14 January 2010

Mind Creation, Development, and Restoration

Creating new artificial minds is the holy grail of cognitive science -- that bastard branch of science that borrows shamelessly from psychology, philosophy, neuroscience, linguistics, anthropology, computer science, electrical engineering, physics, nanotechnology -- and any other area of thought that may serve. One interesting approach to mind-creation borrows from the insect world in an attempt to create a "hive mind" or "swarm mind."
With an eye on the potential that swarm intelligence holds for the development of information technology and robotics, the European Research Council (ERC) awarded a $2.9-million ERC Advanced Grant Tuesday to Marco Dorigo to help the research director for the Belgian Funds for Scientific Research (FNRS) and co-director of IRIDIA (the Free University of Brussels's artificial intelligence lab) further his work engineering swarm intelligence systems.

...As far back as 1991 Dorigo used his knowledge of ant behavior to create mathematical procedures that could be used to solve complex human problems, such as routing trucks, scheduling airlines or guiding military robots, Peter Miller wrote in a July 2007 National Geographic article.

The Italian-born researcher is also the founder of the "swarmanoid" project, whose goal is to design, implement and control a distributed robotic system of small heterogeneous, dynamically connected, autonomous robots. "The swarmanoid that we intend to build will be comprised of numerous (about 60) autonomous robots of three types: eye-bots, hand-bots and foot-bots," according to the swarmoid Web site Swarm-Bots. Foot-bots are used to transport things on the ground, and hand-bots climb walls and manipulate objects, whereas eye-bots fly, providing information to the other units, according to Miller. _SciAm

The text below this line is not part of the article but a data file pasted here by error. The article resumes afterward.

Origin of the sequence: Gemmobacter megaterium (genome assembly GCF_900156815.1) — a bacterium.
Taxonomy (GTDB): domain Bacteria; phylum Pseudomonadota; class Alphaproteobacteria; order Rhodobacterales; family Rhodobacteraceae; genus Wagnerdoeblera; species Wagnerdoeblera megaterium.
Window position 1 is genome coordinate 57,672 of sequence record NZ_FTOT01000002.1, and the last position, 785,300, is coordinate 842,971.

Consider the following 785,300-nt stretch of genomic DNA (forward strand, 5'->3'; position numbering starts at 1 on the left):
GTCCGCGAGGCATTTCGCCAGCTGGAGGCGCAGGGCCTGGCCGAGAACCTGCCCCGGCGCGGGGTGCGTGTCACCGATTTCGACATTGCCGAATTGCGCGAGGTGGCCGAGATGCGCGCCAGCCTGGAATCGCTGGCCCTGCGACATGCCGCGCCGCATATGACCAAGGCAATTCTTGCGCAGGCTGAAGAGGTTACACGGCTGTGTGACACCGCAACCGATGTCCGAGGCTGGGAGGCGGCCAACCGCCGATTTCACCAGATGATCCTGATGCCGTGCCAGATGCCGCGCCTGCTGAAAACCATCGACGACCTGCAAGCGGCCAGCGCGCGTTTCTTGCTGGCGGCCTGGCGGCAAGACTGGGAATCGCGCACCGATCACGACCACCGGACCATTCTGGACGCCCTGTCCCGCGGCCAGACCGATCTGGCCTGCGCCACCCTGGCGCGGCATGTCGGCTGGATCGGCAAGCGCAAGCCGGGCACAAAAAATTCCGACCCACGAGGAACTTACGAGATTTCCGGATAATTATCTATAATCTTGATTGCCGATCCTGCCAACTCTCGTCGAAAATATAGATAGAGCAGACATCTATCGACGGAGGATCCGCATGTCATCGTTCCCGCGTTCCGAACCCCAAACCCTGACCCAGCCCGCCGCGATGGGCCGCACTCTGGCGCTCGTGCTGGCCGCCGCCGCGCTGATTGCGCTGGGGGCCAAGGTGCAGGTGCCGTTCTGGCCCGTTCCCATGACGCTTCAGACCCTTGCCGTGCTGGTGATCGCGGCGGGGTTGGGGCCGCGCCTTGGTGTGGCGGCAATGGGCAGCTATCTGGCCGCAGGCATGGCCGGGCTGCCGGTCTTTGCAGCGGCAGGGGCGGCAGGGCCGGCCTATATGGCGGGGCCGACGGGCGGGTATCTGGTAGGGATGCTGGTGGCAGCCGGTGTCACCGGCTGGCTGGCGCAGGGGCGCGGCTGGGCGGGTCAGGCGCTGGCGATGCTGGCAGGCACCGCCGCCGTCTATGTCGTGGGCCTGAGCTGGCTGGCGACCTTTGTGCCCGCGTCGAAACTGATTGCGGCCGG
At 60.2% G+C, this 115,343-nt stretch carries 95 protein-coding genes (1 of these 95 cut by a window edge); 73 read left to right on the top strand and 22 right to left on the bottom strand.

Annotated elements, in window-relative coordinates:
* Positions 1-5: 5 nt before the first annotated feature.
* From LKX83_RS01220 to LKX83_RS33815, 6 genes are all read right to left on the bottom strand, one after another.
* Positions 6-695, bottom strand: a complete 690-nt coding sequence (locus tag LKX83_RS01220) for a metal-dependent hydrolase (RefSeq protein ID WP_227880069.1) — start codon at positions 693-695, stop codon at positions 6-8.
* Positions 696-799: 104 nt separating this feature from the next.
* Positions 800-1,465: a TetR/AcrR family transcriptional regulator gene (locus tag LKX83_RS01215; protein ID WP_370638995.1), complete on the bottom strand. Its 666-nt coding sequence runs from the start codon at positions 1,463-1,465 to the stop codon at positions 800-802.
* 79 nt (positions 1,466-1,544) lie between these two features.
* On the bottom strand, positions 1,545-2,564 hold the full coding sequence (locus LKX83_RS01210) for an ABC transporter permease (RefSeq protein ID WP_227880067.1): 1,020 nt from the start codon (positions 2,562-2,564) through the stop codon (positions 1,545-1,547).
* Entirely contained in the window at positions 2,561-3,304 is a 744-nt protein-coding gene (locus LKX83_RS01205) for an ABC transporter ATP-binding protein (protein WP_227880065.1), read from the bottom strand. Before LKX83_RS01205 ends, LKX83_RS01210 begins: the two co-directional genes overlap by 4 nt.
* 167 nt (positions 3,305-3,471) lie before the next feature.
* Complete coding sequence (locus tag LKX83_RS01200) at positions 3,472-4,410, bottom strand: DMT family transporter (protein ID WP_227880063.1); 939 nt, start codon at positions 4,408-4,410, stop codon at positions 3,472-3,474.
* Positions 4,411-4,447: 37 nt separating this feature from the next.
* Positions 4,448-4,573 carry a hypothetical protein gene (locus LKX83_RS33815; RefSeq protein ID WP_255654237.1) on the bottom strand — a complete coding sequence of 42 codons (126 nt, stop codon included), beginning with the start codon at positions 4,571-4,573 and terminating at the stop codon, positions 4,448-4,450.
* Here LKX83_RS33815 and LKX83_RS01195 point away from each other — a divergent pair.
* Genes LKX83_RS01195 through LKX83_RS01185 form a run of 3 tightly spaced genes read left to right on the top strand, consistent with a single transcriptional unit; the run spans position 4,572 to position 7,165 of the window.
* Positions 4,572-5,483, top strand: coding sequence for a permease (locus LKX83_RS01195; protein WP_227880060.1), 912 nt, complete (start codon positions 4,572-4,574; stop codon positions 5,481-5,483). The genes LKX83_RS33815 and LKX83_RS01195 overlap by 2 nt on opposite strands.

Such a "bottom-up" approach to intelligent behaviour will be incredibly useful to future efforts to create "artificial general intelligence" (AGI). Complex swarm behaviours are evolved rather than programmed -- emerging from simple, low level rules and constraints. Neuronal group behaviours in brains are likely to use many closely analogous mechanisms.

Of course, we have had an excellent working example of the evolution of intelligence (and consciousness) in the human fetus, neo-nate, and infant. In fact, complex learning may take place much earlier in fetal development than scientists previously thought.
In a study published in July in Child Development, researchers from the Netherlands reported short-term memory in 30- to 38-week-old fetuses. First they put a vibrating, honking device on the abdomens of 93 preg­nant women. The fetuses quickly “habituated”—that is, they figured out that the noise was not dangerous. When they heard it again 10 minutes later, they did not squirm and their heart rates did not escalate. “It’s like getting used to a New York train station,” says lead author J. G. Nijhuis, a professor of obstetrics at Maastricht University in the Netherlands. “It is a learning capability to distinguish safe from unsafe stimuli. It is a primitive form of memory.”